Nicola Sturgeon has been accused of ‘misleading voters’ and ‘delusional claims’ after she said a separate Scotland could join the EU ‘relatively quickly’.
In an interview with the BBC’s Andrew Neil, she also rejected the fact that an independent Scotland would need to have its ‘own stable currency’ before joining the EU.
The First Minister said: “We would have a discussion with the EU about the journey an independent Scotland was on in terms of currency, and the accession if Scotland was already out of the EU to the point where we rejoined the EU.”
Last month, a former president of the European Parliament, Martin Schulz, said a separate Scotland joining the EU would require a ‘very long, very long debate’, adding ‘I doubt that ‘the Spanish government, and a majority of the Spanish parliament, is enthusiastic about access of countries who just separated from the integrity of the country to which they belong’.
Pamela Nash, chief executive of Scotland in Union, said:
“These deluded claims from Nicola Sturgeon are an attempt to mislead voters.
“EU membership for a separate Scotland would be far from straightforward and the process is likely to be lengthy with no guarantee of success.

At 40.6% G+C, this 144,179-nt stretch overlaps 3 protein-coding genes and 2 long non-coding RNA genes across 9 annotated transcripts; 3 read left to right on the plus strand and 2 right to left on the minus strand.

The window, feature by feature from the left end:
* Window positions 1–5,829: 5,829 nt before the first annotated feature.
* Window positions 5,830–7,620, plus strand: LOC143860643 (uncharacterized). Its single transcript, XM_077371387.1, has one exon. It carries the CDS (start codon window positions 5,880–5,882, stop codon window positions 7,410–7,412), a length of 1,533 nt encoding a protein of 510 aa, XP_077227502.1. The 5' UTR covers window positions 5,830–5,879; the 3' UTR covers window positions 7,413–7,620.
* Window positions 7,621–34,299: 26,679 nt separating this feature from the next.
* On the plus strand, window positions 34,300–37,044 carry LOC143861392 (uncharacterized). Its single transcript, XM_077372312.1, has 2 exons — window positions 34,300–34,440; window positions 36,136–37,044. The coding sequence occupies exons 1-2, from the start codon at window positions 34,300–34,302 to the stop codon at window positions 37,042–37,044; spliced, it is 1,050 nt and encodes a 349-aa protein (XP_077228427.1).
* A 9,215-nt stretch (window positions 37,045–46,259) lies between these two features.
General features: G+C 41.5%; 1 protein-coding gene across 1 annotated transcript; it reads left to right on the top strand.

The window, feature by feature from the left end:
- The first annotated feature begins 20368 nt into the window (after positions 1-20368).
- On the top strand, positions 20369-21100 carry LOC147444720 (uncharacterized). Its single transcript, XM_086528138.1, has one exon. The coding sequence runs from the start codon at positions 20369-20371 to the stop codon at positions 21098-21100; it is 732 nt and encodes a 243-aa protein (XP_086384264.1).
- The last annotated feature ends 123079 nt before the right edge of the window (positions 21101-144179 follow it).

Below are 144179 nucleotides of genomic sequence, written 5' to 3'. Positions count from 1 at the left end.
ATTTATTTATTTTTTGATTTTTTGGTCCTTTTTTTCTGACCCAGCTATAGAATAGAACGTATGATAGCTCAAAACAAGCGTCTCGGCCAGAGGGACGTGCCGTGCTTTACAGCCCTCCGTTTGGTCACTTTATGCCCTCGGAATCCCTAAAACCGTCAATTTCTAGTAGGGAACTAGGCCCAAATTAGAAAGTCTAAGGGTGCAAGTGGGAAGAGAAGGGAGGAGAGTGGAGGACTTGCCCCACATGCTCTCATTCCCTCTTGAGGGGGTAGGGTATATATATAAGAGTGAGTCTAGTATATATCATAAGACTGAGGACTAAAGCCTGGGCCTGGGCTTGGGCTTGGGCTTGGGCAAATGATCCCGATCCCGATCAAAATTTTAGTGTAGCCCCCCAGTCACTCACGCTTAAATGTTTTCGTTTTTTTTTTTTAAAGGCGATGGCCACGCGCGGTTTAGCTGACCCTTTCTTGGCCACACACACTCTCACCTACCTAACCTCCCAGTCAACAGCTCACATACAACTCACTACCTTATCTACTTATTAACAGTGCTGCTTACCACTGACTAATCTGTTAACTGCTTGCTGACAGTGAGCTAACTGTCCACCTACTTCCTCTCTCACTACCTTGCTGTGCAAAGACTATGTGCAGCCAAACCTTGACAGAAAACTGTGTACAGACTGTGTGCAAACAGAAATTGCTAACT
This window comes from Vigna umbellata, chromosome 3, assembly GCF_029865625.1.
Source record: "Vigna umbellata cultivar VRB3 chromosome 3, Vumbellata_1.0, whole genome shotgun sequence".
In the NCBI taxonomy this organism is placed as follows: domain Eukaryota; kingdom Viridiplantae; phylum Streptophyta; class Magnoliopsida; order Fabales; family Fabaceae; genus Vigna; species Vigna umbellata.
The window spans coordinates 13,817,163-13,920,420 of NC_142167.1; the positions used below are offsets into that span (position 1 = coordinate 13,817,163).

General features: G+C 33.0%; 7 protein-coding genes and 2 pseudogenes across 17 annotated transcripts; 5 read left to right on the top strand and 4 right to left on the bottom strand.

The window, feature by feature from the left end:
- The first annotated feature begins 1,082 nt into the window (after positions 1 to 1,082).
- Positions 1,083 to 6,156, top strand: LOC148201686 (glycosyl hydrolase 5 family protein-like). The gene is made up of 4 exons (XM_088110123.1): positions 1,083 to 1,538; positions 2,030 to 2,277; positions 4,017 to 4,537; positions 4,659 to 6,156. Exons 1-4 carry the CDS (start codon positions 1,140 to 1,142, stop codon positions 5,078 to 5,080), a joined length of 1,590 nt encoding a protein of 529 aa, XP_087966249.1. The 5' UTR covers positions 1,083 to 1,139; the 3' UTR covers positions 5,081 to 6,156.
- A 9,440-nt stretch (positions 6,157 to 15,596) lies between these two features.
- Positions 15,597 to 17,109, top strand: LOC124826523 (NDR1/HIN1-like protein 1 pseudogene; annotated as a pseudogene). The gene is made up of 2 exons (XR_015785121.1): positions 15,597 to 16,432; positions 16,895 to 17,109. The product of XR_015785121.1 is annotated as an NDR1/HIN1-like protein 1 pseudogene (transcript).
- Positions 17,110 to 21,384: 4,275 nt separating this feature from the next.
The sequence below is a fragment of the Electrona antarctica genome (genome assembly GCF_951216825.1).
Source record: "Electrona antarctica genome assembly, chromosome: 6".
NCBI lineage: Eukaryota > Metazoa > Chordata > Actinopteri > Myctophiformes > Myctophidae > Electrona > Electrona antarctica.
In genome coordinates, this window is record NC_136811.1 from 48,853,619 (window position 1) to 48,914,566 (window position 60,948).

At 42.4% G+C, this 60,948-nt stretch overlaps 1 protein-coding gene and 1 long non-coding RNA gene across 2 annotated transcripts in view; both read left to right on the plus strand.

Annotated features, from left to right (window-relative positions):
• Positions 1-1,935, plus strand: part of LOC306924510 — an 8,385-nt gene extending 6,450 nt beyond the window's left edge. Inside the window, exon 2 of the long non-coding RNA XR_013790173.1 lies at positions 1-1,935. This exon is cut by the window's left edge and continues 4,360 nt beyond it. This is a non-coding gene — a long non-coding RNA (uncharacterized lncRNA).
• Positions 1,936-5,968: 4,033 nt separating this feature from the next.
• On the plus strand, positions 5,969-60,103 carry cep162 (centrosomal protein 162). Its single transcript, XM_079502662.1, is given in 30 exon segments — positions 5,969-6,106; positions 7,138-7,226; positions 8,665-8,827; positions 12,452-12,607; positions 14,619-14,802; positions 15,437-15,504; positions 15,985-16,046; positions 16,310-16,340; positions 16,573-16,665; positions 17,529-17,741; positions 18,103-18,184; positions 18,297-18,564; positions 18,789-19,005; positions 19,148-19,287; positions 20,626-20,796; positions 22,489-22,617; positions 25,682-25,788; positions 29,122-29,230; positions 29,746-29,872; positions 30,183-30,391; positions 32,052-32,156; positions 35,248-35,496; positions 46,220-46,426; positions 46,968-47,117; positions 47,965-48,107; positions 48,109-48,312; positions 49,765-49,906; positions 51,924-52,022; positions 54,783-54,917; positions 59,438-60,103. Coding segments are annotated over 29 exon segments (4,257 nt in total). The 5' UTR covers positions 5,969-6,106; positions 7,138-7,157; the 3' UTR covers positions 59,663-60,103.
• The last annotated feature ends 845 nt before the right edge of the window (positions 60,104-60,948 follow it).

“In fact, it may not be possible at all because Spain could veto membership completely.
“There are strict rules which would force Scotland to reduce its deficit by cutting public spending and raising taxes, and a requirement for new member states to commit to joining the euro, despite Ms Sturgeon’s claims to the contrary.
“It would also almost certainly lead to a hard border with England, with massive economic and social consequences.
“Whatever your views on Brexit, it’s clear that Scexit is not the answer - this would not automatically lead us back into the EU. We are stronger together as part of the UK.”
Watch the clip here